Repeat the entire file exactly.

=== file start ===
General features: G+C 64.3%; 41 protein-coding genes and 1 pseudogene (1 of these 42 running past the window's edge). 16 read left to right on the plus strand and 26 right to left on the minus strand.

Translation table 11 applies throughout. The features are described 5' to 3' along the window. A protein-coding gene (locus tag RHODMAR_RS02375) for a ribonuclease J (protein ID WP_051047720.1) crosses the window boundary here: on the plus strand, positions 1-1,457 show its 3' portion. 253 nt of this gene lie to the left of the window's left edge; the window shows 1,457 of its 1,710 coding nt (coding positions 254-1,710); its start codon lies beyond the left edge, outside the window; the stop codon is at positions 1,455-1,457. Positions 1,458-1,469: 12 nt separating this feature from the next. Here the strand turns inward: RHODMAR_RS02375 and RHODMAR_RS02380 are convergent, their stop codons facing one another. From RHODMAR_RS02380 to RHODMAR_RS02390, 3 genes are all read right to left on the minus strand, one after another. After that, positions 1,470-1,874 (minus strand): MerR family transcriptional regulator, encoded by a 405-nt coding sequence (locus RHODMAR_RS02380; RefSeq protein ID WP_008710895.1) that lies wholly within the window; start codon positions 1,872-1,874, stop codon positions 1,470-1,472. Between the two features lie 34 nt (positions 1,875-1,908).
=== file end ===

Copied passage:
General features: G+C 64.3%; 41 protein-coding genes and 1 pseudogene (1 of these 42 running past the window's edge). 16 read left to right on the plus strand and 26 right to left on the minus strand.

Translation table 11 applies throughout. The features are described 5' to 3' along the window. A protein-coding gene (locus tag RHODMAR_RS02375) for a ribonuclease J (protein ID WP_051047720.1) crosses the window boundary here: on the plus strand, positions 1-1,457 show its 3' portion. 253 nt of this gene lie to the left of the window's left edge; the window shows 1,457 of its 1,710 coding nt (coding positions 254-1,710); its start codon lies beyond the left edge, outside the window; the stop codon is at positions 1,455-1,457. Positions 1,458-1,469: 12 nt separating this feature from the next. Here the strand turns inward: RHODMAR_RS02375 and RHODMAR_RS02380 are convergent, their stop codons facing one another. From RHODMAR_RS02380 to RHODMAR_RS02390, 3 genes are all read right to left on the minus strand, one after another. After that, positions 1,470-1,874 (minus strand): MerR family transcriptional regulator, encoded by a 405-nt coding sequence (locus RHODMAR_RS02380; RefSeq protein ID WP_008710895.1) that lies wholly within the window; start codon positions 1,872-1,874, stop codon positions 1,470-1,472. Between the two features lie 34 nt (positions 1,875-1,908).